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Horticulture at The Met Cloisters: A Conversation with Carly Still

With the arrival of spring, the expert staff at The Met Cloisters are busy readying the gardens for the season ahead

Carly Still is the managing horticulturist at The Met Cloisters, the Museum’s branch devoted to the art and architecture of medieval Europe. A native of New York’s Hudson Valley, she is thoroughly at home amid the verdant and beloved gardens that grow in northern Manhattan. We recently discussed her work—and its relationship to some of this season’s newest Met Store offerings.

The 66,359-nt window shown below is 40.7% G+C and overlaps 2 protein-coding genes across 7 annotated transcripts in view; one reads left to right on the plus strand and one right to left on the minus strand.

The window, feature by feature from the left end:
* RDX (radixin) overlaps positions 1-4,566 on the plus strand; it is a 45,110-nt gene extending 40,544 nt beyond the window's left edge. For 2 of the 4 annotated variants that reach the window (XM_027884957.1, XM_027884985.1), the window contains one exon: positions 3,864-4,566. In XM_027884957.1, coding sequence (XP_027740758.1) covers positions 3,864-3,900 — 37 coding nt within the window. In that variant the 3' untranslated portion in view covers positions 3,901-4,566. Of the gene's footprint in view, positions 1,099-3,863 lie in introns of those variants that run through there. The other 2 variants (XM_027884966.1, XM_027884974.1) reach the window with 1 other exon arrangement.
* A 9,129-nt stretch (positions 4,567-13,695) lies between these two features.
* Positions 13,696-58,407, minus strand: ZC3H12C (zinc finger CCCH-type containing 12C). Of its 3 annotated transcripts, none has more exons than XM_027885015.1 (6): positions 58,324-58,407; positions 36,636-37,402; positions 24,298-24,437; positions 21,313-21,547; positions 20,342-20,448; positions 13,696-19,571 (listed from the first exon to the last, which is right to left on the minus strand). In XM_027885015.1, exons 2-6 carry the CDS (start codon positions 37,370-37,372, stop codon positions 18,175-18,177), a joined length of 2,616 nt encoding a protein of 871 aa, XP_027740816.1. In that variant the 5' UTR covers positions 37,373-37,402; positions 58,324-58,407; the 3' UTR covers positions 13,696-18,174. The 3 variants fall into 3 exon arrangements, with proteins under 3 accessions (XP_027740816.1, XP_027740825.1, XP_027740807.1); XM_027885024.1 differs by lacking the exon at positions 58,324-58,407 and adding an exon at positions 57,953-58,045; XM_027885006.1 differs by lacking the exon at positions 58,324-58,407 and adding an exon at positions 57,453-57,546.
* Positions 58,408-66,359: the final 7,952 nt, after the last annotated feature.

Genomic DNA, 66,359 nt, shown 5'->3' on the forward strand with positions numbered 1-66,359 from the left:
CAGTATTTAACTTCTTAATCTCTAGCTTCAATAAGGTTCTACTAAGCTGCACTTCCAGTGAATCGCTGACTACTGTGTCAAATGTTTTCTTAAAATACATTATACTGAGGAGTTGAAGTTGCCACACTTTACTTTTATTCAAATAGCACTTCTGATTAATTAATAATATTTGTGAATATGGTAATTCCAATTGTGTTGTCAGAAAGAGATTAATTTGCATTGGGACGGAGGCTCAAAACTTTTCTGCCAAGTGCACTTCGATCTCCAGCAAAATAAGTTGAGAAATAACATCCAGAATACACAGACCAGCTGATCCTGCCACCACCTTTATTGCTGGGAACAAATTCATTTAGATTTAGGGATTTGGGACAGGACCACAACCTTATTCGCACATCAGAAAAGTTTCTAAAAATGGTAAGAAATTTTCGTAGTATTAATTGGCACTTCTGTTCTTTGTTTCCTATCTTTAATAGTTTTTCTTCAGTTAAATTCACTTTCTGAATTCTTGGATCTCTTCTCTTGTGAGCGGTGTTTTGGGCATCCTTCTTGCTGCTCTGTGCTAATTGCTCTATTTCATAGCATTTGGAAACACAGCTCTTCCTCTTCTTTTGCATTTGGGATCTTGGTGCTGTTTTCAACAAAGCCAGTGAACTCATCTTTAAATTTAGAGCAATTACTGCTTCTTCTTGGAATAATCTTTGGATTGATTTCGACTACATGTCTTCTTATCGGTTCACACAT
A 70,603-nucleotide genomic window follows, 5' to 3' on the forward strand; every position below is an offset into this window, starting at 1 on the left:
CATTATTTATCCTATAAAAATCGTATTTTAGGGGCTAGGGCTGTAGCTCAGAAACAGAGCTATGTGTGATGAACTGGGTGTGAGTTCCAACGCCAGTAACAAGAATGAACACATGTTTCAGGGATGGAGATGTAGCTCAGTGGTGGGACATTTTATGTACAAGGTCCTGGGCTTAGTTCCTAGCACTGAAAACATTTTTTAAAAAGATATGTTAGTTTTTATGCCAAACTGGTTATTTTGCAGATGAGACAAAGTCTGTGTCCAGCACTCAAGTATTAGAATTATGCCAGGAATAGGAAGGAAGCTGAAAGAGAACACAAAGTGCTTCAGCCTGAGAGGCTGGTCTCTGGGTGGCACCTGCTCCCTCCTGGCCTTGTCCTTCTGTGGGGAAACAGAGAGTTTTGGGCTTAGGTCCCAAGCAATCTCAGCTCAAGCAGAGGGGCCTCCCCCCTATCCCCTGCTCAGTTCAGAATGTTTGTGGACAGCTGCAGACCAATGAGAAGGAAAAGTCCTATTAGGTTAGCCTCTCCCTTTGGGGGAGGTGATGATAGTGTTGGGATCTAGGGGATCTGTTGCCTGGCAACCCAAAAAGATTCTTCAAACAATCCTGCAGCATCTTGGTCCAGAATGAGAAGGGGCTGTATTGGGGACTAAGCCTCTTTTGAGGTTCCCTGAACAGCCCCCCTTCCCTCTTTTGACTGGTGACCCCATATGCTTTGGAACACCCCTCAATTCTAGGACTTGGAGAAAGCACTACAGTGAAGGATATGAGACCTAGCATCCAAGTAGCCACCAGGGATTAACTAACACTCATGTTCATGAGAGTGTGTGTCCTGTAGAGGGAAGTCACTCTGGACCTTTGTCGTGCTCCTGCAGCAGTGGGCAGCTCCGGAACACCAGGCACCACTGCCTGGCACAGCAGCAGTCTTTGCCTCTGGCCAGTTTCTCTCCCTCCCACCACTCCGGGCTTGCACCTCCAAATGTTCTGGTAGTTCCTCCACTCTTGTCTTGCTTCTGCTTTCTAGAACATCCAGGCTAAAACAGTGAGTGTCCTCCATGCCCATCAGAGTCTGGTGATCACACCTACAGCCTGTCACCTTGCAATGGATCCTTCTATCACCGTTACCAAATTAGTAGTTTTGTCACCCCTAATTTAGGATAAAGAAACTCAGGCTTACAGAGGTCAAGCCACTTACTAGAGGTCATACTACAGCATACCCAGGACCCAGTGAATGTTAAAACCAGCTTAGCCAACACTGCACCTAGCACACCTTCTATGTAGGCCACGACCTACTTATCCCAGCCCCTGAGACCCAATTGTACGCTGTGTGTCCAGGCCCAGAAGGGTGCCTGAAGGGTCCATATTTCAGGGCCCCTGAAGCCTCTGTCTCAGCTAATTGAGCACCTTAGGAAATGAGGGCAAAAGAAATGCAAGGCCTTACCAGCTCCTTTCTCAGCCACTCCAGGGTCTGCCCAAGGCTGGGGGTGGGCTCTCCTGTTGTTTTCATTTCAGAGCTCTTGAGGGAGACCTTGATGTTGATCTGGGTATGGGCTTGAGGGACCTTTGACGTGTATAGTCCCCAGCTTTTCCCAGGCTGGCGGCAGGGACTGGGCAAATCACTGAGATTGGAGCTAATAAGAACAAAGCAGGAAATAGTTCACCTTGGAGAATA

How did you first get involved in horticulture? I started gardening while in college for a family friend who owned Back to the Garden in the Mid-Hudson Valley. I immediately fell in love with the work. I found it to be soothing, and I liked the quiet in the garden. Plants make the best company! It was clear from the start it would be a lifelong passion. After graduating with a degree in printmaking, I went on to complete my certificate in horticulture from the New York Botanical Garden while working in the gardens department at the museum.

Carly Still, Managing Horticulturist, The Met Cloisters

How long have you been at The Met Cloisters? It’s wild to say that I’ve been here for 10 years.